Wasim says PSL in Pakistan will be a dream come true

Akram remains optimistic about seeing larger crowds when the tournament moves to Sharjah

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Wasim Akram during the opening ceremony of Pakistan Super League - Photo PSL 

DUBAI: The Pakistan Super League (PSL) has gotten off to a cracking start with matches keeping audiences on the edge of their seats. However, actual seats have been hard to fill at the Dubai International Stadium.

While the level of competition has been praised, the lack of attendance has been a point of criticism. Former Pakistan cricket legend Wasim Akram who is the director for new franchise Multan Sultans is hopeful that this trend will change when the entire tournament is played in Pakistan.

“It will be a dream come true for the owners, PCB and myself. And of course it will be a dream come true for every cricket loving Pakistani,” Akram told Geo.tv. The Swing ka Sultan added that playing in Pakistan would add pressure on teams as stadiums would be packed.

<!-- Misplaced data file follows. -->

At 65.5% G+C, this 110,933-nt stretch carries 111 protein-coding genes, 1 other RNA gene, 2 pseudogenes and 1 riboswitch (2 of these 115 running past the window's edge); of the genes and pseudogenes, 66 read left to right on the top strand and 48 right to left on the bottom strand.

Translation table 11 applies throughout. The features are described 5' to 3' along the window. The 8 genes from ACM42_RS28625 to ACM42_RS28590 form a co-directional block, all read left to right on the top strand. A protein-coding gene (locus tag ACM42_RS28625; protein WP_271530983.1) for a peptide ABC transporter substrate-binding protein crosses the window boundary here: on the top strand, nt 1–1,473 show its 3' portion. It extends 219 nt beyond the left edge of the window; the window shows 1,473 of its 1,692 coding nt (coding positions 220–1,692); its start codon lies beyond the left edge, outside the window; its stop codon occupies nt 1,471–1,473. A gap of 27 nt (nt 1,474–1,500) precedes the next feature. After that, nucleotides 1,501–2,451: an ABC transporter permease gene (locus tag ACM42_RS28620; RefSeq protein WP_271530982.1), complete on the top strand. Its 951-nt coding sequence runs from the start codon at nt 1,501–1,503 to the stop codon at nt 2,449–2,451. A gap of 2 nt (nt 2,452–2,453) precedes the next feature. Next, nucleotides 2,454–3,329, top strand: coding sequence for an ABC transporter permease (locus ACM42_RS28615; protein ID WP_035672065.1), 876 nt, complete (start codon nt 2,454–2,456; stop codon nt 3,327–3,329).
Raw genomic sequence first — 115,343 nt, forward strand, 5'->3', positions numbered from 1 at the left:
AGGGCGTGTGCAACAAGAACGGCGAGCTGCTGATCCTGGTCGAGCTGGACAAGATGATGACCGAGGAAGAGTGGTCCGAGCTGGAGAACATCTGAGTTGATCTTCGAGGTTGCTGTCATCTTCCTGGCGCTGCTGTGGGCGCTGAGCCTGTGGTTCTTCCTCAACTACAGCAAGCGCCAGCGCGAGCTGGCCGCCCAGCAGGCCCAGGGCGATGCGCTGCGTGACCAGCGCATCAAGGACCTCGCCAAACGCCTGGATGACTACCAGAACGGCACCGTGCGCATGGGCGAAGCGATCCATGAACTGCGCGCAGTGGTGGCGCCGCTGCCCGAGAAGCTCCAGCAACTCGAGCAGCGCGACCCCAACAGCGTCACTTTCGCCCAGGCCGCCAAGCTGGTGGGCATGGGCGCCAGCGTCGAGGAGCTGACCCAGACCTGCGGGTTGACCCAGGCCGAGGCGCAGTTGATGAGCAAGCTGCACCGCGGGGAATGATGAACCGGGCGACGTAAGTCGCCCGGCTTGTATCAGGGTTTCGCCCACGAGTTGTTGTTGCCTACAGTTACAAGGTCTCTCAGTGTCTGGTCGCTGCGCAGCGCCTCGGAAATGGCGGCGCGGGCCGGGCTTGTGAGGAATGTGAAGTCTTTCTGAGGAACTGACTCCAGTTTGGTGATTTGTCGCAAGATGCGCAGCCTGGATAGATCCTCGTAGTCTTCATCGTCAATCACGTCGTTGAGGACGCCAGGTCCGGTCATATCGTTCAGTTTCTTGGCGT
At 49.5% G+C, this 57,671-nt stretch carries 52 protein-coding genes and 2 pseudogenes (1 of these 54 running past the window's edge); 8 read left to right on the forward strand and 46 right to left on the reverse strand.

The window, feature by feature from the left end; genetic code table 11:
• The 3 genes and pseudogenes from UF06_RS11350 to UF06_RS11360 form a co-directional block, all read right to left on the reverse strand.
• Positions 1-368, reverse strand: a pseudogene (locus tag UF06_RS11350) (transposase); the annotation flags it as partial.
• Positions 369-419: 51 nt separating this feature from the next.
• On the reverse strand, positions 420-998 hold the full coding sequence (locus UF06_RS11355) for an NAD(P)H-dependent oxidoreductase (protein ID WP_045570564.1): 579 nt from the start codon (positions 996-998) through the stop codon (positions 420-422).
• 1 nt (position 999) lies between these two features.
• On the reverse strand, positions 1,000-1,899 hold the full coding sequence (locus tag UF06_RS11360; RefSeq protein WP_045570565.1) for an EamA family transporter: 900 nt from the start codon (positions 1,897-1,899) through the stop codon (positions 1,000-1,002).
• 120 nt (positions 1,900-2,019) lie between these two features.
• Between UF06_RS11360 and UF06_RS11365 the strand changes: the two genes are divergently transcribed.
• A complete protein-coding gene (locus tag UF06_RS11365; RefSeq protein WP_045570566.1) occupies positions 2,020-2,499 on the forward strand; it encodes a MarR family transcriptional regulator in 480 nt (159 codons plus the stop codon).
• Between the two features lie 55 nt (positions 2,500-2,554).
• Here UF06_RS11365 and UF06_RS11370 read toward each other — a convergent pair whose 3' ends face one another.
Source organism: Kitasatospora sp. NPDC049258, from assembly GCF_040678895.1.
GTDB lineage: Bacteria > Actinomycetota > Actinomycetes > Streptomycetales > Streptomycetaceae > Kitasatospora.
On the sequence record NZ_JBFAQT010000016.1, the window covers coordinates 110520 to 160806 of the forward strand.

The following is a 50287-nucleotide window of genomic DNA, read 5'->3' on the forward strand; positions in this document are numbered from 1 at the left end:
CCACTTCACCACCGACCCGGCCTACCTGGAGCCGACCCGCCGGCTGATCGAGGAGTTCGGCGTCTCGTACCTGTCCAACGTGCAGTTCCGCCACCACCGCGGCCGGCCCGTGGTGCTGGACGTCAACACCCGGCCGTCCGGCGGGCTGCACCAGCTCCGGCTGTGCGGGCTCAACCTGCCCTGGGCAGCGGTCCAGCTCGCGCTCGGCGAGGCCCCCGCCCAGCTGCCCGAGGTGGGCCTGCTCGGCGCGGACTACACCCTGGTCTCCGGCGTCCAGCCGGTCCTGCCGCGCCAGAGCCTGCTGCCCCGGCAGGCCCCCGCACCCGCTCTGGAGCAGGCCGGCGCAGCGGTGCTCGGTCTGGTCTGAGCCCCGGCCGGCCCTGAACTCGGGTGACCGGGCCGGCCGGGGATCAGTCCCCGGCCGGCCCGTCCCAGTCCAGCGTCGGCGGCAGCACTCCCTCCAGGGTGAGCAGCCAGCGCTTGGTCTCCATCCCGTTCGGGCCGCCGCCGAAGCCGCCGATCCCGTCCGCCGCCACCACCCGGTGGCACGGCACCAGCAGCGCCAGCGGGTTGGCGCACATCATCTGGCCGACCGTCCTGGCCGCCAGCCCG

Akram remained optimistic about seeing larger crowds when the tournament moves to Sharjah. “There is a logistical problem at the Dubai Stadium. If you don’t have a car you can’t come. There is no public transport. This problem won’t be there in Sharjah.”

When asked about the level of competition, Akram responded that it was fierce and the teams were all quite close. “Every team wants to win. Even I as a circlet director, my coach and my captain Shoaib Malik, we sit down, plan and hold meetings. This is not a holiday there is some serious cricket happening here.”

Wasim Akram also praised the Pakistan Cricket Board and PSL management for a professionally organised tournament. “Players from the world are here and they get looked after really well. Ideally, the world will know what PSL is when it is held in Pakistan. But even in Dubai and Sharjah, it's top notch.”

According to Akram, it was too early to predict which teams would make it to the knockout stages and it would come down to the last few matches. “This is very interesting for the people watching it back home. Not so exciting for the coaches as your heart rate keeps increasing when the team isn’t playing well.”